Trottings: Failings – Lion, Tiger, Virgin.

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TROTTINGS = Trip Jottings

The Fox Trots: Travel Stories from The Fox.

October 29 2013

Trottings: Failings – Lion, Tiger, Virgin.

Trips on Indonesia’s Lion, Singapore’s Tiger, UK’s Virgin.

Lion’s ‘seamfull’ connecting service.

I have discovered what is the opposite of ‘seamless connection’. It is flying Lion Air from Singapore to Padang with a change in Jakarta.

On check-in at Singapore, I was given two boarding passes, and told I had to take my bag through customs. No surprise there as my next flight was domestic. But the agent also told me that I had to go outside the terminal building to catch the shuttle bus to another terminal. Oh, and I had to take my checked bag with me.

You are on your own. The shuttle bus stop is from another level at the terminal. The buses have 20 seats plus space for 15 standing, one 1-person-wide entrance/exit door, and 3 steep steps. It is perfectly designed – everything is wrong.

It trundles off, on to ordinary roads, joining the local traffic, and going past the safety barriers and speed bumps (sic; causing the bus to slow from 15kph to 1kph) for each terminal. We went T3 to T2 and then mine, T1, where there are at least 2 stops.

To get into the terminal you need to get past the security guard before the security check (yes). Then to a regular check-in desk after lining up as all local-boarding passengers. Then you are given a new boarding pass containing the same information as the Singapore-issued one.

Then off to departure gates. But past another set of desks where the agents want the airport tax for the domestic flight! My argument that that I was an international transit passenger had no value.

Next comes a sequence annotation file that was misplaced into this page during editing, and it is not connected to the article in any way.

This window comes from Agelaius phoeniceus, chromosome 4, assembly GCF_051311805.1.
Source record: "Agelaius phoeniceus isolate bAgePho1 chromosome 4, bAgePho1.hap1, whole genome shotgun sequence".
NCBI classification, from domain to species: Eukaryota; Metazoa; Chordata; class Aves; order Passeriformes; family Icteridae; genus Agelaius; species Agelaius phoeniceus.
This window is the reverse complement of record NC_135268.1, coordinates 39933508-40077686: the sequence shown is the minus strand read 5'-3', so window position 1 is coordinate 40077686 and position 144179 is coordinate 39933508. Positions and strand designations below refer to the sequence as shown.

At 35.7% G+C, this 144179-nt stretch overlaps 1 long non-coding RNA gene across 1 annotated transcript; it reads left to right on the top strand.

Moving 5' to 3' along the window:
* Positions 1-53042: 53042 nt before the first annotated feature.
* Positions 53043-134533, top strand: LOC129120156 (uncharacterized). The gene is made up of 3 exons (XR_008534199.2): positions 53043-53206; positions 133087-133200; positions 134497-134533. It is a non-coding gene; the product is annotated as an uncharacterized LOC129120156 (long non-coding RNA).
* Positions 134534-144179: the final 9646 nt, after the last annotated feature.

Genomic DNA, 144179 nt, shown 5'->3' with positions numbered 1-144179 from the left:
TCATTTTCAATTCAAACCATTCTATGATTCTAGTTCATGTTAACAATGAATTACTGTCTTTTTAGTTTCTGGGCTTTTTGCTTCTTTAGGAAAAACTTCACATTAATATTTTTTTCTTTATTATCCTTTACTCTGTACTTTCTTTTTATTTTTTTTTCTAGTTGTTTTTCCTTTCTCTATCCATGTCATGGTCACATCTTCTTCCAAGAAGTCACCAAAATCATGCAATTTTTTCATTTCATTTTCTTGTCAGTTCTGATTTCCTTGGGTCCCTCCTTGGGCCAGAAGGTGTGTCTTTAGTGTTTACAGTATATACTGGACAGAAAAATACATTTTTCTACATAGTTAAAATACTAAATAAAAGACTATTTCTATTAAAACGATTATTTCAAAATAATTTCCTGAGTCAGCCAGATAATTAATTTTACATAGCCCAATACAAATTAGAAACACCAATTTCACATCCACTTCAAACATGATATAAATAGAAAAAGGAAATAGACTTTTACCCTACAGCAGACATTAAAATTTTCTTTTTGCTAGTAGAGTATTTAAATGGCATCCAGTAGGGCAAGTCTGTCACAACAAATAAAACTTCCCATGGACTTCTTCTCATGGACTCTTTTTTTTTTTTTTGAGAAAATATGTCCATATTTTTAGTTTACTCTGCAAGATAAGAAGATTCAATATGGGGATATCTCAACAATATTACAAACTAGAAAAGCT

I had no local money. Where could I change money? No problem – there was a moneychanger in T2! So I gave them dollars at an exchange rate that would buy them a nice dinner for themselves and a friend.

Boarding was chaotic. A bus gate but with numerous passengers for other flights. No signs. Just ask.

Avoid this airline if you are doing anything other than point to point.

Giving The Tiger A Bad Name.

I presumed Tiger Air changed its name from Tiger Airways (yes!) because it wanted to escape the bad publicity the airline had attracted. Not much chance of that; most will not know there has been a change.

And my experience indicates that it is still that same old bad airline. If it were not for its Singapore Airlines’ link, it might even have gone extinct.

For my flight Singapore-Bangkok, I went to Tiger’s website to increase my baggage allowance. The bank charged me but the following day, my booking reference at Tiger showed no increase in the baggage allowance.

And I could no longer access my booking on the website and so I called the office.

They told me I had already used the web check-in and so I could not change any details, such as the baggage allowance. I had not used the web check-in. But I guess most of you have experienced the futility of arguing with airline staff.

I tried different approaches at different times. No luck. No one seemed to entertain the possibility that there might have been a technical fault and that it might be a good idea to report that. To them I was wrong, end of story.

At the airport I had only 4kg excess instead of the 10kg additional allowance I had tried to buy. Check-in staff, supervisors, everyone, were “in the box” – incapable of seeing that something seemed to have gone wrong, and making a gesture to correct the sentiment. The difference was substantial – US$12 over the internet for 10kg, US$70 at the airport for 4kg.

I was told to write in if I wanted to complain. But that would unlikely bring satisfaction. The reply would include the words “sorry” “unfortunately” “unable” “our records”. And they will keep the money they, in effect, cheated out of me.

I will of course fly Tiger again if it is the best option. But I will be very cautious, and I suggest others take care also. It seems to be an unreformed bad airline.

It is giving the tiger a bad name.

Virgin thinks ‘in-the-box’.

A typhoon delayed my Virgin flight Tokyo-London by eight hours. The storm had not arrived but I had checked the website before leaving for the airport; nothing there. I was told the delay information was on the website. I believe them; I didn’t find it so bad luck.